Before reviewing the six characteristics of successful salespeople, we need to talk about sales in general. Selling is an acquired skill, not a God-given talent. Salespeople are communicators, not manipulators. For many people, their only sales experience has been with a pushy car or insurance salesperson. Such prejudices are commonplace and totally wrong.



Before reviewing the six characteristics of successful salespeople, we need to talk about sales in general. Selling is an acquired skill, not a God-given talent. Salespeople are communicators, not manipulators. For many people, their only sales experience has been with a pushy car or insurance salesperson. Such prejudices are commonplace and totally wrong. Just like some consumers may see all contractors as “tin men” and “Bubbas” who take a customer’s money, it is unfair to assume salespeople are all pushy jerks. Just like contracting, a few bad apples give the industry a bad name.

For contractors, I define selling as your ability to communicate your trade to solve customers’ problems and fulfill their needs. Have you ever bid a job you did not get? Sure. Have you ever bid a job you did not get and the customer ended up buying an inferior product or something totally different? It is not your customer’s responsibility to determine the difference between your estimate and the competition’s quotes. It is your responsibility to communicate the difference.

Sales strategies and personalities may vary, but top-notch salespeople share common skills and practices. Here are six common characteristics of successful salespeople:

1. Selling is a skill that requires listening, not talking. Many people think they cannot succeed at sales because they don’t have the gift of gab. In reality, excessive talkers rarely make high-performing salespeople. I would much rather train an introvert how to ask questions and gather information than try to teach a motormouth how to shut up.

2. Successful salespeople follow up consistently and consider sales an ongoing relationship rather than a one-shot deal. Follow-up shows desire and lets the customer know you are organized and not a flash-in-the-pan type of person. Professional salespeople realize the easiest sales are built around referrals and repeat customers. First-time sales always require more effort and energy. Building a clientele of happy customers is like having an annuity that pays dividends year after year.

3. Questioning is the foundation upon which all professional sales transactions are built. Asking open-ended questions to explore customer issues allows you to build trust and solve customer problems.

Imagine you went to an artist to have your portrait painted. After several sittings, the artist shows you the portrait and it is a picture of him. How would you feel? Too many contractors paint their own portrait and not the customers. They have done hundreds of jobs, and it is all too easy for them to simply judge what they feel the customer needs.

Your goal is to ask questions and identify the customer’s needs. Once those needs are identified, you present a technical solution based on your expertise. Yes, you are the expert, but not everyone wants the same thing and sometimes people don’t understand their own needs. Even if the customer did have the needs you identify, it does not mean they will see the value in what you offer. By gaining their buy-in and support, you will find that people are much more receptive to your solutions.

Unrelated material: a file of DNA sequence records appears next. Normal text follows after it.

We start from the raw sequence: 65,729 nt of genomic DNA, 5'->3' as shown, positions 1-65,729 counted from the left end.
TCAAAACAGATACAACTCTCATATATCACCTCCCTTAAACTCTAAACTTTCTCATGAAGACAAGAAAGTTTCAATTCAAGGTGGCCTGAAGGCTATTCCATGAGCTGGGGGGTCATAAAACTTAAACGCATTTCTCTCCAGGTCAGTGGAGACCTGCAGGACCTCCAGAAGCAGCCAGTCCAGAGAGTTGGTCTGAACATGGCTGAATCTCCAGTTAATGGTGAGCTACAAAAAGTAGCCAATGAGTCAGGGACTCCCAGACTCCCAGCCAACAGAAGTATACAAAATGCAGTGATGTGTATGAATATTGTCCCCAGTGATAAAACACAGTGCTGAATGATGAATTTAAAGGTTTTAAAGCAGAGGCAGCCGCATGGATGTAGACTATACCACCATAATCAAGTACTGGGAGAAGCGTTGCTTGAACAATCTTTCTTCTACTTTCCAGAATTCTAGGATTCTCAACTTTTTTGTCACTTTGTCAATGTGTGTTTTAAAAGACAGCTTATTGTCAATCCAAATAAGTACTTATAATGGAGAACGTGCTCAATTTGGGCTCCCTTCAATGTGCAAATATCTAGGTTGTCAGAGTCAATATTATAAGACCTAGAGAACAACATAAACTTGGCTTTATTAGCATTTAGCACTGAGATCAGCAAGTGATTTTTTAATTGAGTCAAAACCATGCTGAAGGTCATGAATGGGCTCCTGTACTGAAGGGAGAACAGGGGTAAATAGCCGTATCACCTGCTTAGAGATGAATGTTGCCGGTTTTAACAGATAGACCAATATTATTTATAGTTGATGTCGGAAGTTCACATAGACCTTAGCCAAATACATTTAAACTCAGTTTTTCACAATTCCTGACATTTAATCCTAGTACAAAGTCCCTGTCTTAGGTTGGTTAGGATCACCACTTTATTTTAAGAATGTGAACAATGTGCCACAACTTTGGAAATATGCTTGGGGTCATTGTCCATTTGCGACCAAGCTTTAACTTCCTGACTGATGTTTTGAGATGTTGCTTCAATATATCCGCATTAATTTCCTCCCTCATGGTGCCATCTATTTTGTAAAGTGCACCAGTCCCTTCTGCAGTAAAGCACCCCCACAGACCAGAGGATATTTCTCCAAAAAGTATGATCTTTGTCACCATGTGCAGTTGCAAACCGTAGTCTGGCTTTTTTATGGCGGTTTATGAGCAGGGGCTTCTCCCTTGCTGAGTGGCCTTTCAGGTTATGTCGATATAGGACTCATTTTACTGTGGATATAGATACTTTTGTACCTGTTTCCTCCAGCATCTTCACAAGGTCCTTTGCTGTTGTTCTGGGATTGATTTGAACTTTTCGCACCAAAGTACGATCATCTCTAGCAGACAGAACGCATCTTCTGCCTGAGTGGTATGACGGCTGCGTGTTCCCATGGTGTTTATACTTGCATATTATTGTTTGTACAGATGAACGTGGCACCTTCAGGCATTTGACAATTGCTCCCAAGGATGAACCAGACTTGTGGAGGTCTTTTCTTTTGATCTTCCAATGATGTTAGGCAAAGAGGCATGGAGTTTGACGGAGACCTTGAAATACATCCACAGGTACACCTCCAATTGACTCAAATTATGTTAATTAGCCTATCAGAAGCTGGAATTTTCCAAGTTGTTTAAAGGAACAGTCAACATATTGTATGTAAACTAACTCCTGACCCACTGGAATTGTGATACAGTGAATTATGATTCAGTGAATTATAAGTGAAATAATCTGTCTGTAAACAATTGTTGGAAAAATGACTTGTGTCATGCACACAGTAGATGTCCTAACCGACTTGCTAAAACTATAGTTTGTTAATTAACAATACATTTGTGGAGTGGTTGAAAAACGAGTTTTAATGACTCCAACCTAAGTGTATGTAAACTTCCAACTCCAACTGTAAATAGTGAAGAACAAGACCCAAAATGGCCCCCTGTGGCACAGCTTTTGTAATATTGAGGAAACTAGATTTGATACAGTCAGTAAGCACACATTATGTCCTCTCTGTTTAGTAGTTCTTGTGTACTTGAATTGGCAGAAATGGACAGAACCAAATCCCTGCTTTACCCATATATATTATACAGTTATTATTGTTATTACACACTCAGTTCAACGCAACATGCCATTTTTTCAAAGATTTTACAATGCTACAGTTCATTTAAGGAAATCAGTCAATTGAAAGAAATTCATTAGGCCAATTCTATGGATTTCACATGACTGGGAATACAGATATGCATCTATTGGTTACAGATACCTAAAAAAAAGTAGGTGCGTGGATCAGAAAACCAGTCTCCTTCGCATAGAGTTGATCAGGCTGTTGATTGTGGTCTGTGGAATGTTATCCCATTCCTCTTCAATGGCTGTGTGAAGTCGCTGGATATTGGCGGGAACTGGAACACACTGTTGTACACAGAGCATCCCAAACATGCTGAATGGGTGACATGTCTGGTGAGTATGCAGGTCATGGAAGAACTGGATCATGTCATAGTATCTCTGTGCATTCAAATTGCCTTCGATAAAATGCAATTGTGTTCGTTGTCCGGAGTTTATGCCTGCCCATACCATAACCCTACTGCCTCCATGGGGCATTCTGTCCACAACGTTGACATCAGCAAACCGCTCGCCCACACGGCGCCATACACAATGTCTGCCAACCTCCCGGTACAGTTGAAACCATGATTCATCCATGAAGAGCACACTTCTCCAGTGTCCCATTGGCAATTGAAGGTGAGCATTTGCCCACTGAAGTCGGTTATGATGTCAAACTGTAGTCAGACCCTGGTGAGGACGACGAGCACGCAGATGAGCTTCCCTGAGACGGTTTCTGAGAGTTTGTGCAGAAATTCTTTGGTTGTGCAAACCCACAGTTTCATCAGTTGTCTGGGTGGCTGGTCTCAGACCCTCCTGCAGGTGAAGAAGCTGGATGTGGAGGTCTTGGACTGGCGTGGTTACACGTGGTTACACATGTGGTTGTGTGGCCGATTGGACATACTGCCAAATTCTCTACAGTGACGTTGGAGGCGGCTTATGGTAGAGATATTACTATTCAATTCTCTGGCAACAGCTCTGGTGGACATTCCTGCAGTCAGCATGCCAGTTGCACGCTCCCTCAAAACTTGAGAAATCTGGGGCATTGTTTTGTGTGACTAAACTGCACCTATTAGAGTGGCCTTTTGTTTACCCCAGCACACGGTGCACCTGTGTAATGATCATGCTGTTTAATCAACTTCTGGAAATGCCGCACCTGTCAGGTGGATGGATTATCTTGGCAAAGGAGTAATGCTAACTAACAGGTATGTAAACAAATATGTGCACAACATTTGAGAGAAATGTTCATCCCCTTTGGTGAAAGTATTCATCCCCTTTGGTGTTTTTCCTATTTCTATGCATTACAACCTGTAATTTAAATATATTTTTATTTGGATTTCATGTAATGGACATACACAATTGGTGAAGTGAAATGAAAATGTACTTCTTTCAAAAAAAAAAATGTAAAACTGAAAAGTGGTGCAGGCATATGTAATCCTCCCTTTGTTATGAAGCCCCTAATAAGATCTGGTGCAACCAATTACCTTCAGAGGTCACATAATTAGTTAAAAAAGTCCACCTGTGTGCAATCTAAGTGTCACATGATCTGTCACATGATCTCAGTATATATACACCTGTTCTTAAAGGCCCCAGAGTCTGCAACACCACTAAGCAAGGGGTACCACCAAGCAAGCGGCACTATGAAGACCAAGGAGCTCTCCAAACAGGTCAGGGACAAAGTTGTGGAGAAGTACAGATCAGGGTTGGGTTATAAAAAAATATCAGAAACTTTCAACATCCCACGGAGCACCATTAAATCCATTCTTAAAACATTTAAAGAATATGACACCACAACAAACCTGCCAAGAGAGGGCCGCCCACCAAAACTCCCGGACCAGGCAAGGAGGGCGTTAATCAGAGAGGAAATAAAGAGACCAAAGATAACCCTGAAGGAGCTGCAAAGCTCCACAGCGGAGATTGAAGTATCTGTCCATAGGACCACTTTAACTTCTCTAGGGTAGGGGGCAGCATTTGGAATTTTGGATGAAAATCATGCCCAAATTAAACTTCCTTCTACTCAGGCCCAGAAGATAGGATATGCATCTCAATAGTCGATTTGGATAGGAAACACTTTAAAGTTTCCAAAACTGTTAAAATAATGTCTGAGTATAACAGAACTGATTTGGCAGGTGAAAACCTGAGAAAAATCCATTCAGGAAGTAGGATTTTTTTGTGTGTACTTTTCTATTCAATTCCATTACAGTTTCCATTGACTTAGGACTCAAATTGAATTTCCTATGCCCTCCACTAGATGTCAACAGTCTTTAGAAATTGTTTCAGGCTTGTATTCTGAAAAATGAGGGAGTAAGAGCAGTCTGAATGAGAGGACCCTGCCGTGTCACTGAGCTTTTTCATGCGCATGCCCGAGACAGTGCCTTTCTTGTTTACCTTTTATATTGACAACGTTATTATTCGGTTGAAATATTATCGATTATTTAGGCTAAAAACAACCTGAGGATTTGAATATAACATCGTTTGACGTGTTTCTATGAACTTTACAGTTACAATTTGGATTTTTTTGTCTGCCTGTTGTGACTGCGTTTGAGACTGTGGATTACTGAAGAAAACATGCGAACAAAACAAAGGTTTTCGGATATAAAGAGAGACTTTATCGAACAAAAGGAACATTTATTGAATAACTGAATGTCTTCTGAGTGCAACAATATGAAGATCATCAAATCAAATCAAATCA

4. Consistently and clearly communicate a unique company story and position in the marketplace. Take a moment and try to communicate who your company is in three or four sentences or less. You will be amazed at how hard this is. The more unique and different the story, the harder it is for your customers to compare you to the competition. “We do good work and have good people” is something any contractor can say. Saying you do work with your own employees who are drug tested and background checked is not something everyone can say and implies you have good employees.

5. Consider customer objections an opportunity to solve a problem and clarify the situation rather than an obstacle to the sale. The most common customer objections are:
• Price.
• Schedule or timing.
• Input from a third party, such as a wife or supervisor, is needed.
• A need to get more estimates.
• The customer is unsure and needs to think about it.

Since these are objections you hear over and over from customers, it only makes sense to practice what to say when such issues arise. In our PROSULT networking sales academies, it is amazing to ask the question and people act as if they have never heard it before.

6. Always ask for the order as a natural part of the customer relationship but only after all issues and needs are probed. It is astounding that many contractors consider asking for the order to be pushy. This is like walking into a restaurant, receiving a menu and when you ask for a meal, the waiter or waitress seems shocked. You would never hear them say, “You came into a restaurant to order food - I can’t believe that.” How absurd is this? Well, how absurd is it for the customer to call you for an estimate and not expect you to ask whether you are going to perform the job. Don’t wimp out. Simply ask for the order and shut up.